http://qrp-labs.com


Jim Manley
 

Hi Ted and Hans,

I'm so glad you provided that glimpse of Akihabara (especially the photos), as my post had already grown far too long. Family and friends have diagnosed themselves as suffering from my 200 wpm "diarrhea of the fingertips"!

Of course, when I said that I lived on the base at Kamiseya, I lied.  I was on a 2-2-2-80 shift schedule that two day watches 7 AM - 3 PM, eight hours off (the dreaded double-back), two graveyard watches 11 PM - 7 AM, eight hours off, two evening watches 3 PM - 11 PM, and then 80 hours off.  The first 24 hours were spent sleeping, and the.remainder I lived at ... Akihabara!

The yen-dollar exchange rate was as high as 270:1, but it got as low as 165:1, while I was there, which is now a dream lost to time, with the current rate around 108:1.  Our cost-of-living allowance changed to theoretically keep our purchasing power constant, but for some reason, whenever the rate went down, it took months to be reflected in our pay, but the moment it went up, BAM, our pay was reduced!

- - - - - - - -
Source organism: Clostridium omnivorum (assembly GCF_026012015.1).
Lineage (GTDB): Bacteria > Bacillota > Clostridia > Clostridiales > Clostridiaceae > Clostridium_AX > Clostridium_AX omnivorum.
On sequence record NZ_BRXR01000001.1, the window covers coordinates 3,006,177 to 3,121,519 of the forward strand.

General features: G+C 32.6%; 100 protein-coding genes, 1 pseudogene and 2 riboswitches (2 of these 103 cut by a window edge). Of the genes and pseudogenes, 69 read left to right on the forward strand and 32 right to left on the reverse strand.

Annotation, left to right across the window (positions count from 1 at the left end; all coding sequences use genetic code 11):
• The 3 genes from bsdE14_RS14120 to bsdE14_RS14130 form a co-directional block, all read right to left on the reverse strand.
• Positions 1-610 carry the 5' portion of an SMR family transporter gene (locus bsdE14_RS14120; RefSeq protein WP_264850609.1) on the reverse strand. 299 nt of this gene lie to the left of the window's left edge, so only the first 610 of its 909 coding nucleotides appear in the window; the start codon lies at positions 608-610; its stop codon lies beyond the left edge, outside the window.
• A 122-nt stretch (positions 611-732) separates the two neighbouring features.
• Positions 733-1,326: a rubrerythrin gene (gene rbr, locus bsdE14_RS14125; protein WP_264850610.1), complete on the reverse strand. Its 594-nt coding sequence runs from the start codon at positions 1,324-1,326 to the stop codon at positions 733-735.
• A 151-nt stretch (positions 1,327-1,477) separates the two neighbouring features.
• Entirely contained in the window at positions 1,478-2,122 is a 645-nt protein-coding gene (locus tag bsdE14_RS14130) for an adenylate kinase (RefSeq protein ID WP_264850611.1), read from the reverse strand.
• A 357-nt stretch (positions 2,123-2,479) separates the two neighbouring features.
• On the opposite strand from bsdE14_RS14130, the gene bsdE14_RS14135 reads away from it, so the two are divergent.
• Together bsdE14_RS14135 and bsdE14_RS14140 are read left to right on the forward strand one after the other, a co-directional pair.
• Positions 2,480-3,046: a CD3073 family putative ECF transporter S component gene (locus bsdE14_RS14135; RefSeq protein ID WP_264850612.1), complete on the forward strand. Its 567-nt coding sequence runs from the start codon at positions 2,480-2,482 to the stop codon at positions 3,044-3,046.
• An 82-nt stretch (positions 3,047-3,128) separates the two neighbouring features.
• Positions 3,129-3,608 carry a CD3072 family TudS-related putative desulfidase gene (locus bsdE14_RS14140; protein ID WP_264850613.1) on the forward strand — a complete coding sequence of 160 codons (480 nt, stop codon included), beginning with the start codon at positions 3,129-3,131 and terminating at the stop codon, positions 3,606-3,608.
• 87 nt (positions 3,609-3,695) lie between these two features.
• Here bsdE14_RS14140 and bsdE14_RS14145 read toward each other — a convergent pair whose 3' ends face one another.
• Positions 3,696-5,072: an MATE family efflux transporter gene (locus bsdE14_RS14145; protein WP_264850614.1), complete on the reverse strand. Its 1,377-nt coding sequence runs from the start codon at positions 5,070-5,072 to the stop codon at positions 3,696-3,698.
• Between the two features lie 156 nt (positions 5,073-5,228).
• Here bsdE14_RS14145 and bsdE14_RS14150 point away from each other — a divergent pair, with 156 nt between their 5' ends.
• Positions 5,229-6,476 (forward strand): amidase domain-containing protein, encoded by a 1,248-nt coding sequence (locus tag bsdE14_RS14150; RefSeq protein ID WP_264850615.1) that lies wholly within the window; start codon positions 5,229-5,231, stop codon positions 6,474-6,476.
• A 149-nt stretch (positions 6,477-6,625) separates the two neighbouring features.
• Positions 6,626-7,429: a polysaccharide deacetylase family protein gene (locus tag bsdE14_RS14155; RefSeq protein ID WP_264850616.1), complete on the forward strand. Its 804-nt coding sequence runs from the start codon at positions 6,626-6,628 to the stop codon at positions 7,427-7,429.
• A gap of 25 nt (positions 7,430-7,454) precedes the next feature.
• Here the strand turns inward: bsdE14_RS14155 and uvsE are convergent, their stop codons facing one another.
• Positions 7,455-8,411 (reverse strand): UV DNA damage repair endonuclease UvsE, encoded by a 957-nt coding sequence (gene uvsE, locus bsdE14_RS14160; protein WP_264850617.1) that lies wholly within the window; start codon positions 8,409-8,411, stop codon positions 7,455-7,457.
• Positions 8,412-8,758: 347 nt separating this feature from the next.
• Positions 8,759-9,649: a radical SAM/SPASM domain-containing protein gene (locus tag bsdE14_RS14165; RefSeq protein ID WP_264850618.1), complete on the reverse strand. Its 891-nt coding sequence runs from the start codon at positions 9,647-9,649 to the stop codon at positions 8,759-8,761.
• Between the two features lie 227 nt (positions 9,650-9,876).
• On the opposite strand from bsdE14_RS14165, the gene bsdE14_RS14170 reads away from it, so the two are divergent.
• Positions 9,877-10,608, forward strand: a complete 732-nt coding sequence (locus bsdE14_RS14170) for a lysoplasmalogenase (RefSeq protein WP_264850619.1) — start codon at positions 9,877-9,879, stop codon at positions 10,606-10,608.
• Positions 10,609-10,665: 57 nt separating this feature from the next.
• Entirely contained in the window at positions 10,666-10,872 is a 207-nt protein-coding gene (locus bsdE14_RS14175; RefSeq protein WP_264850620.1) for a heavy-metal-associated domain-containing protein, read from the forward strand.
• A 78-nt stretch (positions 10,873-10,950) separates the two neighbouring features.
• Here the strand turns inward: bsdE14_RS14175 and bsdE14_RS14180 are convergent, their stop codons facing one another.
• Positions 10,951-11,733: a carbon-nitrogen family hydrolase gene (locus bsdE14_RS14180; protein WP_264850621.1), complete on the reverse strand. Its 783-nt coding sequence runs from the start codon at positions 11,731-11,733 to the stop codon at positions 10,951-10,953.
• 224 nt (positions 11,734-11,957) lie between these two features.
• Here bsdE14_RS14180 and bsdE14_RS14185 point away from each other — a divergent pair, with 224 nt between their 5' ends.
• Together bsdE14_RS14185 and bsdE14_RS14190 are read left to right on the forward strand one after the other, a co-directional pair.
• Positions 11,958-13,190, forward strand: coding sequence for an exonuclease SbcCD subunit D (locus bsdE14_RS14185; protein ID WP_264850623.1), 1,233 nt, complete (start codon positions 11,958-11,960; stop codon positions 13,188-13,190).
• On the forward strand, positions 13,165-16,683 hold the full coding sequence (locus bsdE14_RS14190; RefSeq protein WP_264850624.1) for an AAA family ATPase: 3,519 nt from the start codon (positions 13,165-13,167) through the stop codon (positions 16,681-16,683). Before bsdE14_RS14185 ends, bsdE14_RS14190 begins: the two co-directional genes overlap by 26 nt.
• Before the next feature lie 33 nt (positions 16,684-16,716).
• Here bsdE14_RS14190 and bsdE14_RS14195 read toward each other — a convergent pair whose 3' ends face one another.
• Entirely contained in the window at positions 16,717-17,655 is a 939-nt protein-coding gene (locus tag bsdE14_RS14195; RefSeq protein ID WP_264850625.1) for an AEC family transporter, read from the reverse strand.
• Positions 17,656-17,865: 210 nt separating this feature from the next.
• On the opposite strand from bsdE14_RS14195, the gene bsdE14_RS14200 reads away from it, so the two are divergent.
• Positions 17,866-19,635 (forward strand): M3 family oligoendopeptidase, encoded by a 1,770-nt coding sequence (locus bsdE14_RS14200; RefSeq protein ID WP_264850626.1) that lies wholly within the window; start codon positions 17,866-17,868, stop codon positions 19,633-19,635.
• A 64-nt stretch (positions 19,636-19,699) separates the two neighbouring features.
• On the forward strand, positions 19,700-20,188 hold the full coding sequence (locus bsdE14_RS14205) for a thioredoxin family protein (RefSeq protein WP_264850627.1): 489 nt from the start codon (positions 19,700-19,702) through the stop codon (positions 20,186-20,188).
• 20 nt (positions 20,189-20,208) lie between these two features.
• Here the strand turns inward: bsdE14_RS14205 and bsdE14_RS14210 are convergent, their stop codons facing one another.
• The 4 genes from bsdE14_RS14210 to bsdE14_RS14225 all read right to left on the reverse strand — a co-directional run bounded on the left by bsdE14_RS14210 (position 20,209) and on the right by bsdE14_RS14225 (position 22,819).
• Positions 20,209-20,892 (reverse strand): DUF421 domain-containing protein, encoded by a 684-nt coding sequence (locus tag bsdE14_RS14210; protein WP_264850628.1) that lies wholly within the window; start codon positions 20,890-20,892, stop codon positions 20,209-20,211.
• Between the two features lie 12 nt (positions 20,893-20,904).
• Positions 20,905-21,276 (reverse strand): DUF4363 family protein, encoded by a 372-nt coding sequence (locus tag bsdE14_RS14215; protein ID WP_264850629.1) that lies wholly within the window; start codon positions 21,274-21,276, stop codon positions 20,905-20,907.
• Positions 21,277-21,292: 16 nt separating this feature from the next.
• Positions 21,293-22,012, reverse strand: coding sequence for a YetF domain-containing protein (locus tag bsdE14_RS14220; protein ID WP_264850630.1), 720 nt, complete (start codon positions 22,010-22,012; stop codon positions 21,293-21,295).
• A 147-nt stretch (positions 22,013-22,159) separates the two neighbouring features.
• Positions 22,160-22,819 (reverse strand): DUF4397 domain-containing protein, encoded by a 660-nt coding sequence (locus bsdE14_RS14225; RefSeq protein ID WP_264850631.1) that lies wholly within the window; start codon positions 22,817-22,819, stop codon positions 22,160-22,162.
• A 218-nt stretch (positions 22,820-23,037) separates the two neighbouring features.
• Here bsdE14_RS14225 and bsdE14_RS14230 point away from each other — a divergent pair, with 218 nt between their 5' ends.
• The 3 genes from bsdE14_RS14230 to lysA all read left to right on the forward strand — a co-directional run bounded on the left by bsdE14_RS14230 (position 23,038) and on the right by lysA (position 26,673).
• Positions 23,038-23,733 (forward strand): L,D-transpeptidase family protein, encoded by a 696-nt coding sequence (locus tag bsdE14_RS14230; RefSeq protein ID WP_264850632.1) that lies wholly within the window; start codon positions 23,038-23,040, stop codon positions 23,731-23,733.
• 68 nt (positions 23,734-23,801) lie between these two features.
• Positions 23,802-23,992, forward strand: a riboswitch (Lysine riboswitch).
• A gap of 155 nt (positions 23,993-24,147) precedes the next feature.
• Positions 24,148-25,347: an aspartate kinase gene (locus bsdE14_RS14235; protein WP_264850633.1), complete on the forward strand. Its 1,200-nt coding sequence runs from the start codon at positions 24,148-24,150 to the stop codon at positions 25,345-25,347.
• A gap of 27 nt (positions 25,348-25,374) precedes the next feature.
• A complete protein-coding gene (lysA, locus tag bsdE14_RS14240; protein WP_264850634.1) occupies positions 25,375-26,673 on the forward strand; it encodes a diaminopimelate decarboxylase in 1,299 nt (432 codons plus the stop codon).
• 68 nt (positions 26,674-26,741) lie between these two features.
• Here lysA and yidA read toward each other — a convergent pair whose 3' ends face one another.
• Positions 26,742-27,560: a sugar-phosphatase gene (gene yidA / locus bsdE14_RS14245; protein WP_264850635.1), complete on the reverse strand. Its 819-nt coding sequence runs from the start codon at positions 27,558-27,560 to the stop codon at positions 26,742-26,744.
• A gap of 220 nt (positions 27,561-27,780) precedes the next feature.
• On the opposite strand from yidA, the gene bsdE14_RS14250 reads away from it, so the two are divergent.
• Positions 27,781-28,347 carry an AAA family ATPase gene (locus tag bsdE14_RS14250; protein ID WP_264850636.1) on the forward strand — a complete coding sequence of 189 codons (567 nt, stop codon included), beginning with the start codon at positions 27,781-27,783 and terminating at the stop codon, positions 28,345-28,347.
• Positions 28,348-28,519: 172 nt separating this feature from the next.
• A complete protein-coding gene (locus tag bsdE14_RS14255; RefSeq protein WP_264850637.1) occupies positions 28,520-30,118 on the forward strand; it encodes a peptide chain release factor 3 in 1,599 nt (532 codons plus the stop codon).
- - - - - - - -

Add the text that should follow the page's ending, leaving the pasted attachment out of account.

Ah, to dream, perchance to sleep ...

Jim  KJ7JHE
Lame Deer Montana High School Amateur Radio Club  KJ7JKU


On Fri, May 29, 2020 at 1:36 AM Ted 2E0THH <qrp@...> wrote:

Fabulous insight Jim

 

My first visit was only back in the '80s but I’ve been there nearly every year since, sometimes more. I worked in music and more specifically flew one of those huge mixing consoles (SSL) that was mandatory in every recording studio back then. Like any complex bit of kit it had a huge manual but there were many ways to make it work for you that weren't written in there.

 

I honestly will never forget the look of horror of the Japanese assistant techs  as I "bent" the rules of operation, there was much manual page fumbling and protest but I managed to forge on citing translation difficulties.